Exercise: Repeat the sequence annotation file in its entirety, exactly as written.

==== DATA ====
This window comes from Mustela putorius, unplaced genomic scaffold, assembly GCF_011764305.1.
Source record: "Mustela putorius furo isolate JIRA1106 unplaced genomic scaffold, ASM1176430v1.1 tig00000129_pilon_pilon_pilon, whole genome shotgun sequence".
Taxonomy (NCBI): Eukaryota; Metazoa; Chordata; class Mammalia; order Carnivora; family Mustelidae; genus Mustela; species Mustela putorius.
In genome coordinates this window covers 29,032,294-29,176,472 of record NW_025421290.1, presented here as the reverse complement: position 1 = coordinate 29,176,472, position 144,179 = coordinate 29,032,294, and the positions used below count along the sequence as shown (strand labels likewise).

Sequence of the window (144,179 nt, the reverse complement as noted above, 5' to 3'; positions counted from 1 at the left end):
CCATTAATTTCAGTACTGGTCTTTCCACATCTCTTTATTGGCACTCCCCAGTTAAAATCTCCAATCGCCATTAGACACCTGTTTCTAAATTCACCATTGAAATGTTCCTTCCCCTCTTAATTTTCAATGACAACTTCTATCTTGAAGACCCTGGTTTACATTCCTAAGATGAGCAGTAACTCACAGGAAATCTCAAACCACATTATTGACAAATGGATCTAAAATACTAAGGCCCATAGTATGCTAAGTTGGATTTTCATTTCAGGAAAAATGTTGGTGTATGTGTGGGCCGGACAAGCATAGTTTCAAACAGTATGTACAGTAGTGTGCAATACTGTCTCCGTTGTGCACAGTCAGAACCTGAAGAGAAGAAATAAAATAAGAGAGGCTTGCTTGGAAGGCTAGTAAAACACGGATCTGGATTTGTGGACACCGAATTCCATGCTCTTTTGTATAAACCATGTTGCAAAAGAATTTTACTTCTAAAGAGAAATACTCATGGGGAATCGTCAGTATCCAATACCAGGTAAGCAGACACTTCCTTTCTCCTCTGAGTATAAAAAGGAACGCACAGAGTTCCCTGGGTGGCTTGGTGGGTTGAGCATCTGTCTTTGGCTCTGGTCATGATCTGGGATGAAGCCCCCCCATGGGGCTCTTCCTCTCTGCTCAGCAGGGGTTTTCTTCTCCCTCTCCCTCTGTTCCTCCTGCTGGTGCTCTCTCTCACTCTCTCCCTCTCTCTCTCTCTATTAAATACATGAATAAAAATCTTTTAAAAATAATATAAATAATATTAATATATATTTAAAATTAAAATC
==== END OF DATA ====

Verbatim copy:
This window comes from Mustela putorius, unplaced genomic scaffold, assembly GCF_011764305.1.
Source record: "Mustela putorius furo isolate JIRA1106 unplaced genomic scaffold, ASM1176430v1.1 tig00000129_pilon_pilon_pilon, whole genome shotgun sequence".
Taxonomy (NCBI): Eukaryota; Metazoa; Chordata; class Mammalia; order Carnivora; family Mustelidae; genus Mustela; species Mustela putorius.
In genome coordinates this window covers 29,032,294-29,176,472 of record NW_025421290.1, presented here as the reverse complement: position 1 = coordinate 29,176,472, position 144,179 = coordinate 29,032,294, and the positions used below count along the sequence as shown (strand labels likewise).

Sequence of the window (144,179 nt, the reverse complement as noted above, 5' to 3'; positions counted from 1 at the left end):
CCATTAATTTCAGTACTGGTCTTTCCACATCTCTTTATTGGCACTCCCCAGTTAAAATCTCCAATCGCCATTAGACACCTGTTTCTAAATTCACCATTGAAATGTTCCTTCCCCTCTTAATTTTCAATGACAACTTCTATCTTGAAGACCCTGGTTTACATTCCTAAGATGAGCAGTAACTCACAGGAAATCTCAAACCACATTATTGACAAATGGATCTAAAATACTAAGGCCCATAGTATGCTAAGTTGGATTTTCATTTCAGGAAAAATGTTGGTGTATGTGTGGGCCGGACAAGCATAGTTTCAAACAGTATGTACAGTAGTGTGCAATACTGTCTCCGTTGTGCACAGTCAGAACCTGAAGAGAAGAAATAAAATAAGAGAGGCTTGCTTGGAAGGCTAGTAAAACACGGATCTGGATTTGTGGACACCGAATTCCATGCTCTTTTGTATAAACCATGTTGCAAAAGAATTTTACTTCTAAAGAGAAATACTCATGGGGAATCGTCAGTATCCAATACCAGGTAAGCAGACACTTCCTTTCTCCTCTGAGTATAAAAAGGAACGCACAGAGTTCCCTGGGTGGCTTGGTGGGTTGAGCATCTGTCTTTGGCTCTGGTCATGATCTGGGATGAAGCCCCCCCATGGGGCTCTTCCTCTCTGCTCAGCAGGGGTTTTCTTCTCCCTCTCCCTCTGTTCCTCCTGCTGGTGCTCTCTCTCACTCTCTCCCTCTCTCTCTCTCTATTAAATACATGAATAAAAATCTTTTAAAAATAATATAAATAATATTAATATATATTTAAAATTAAAATC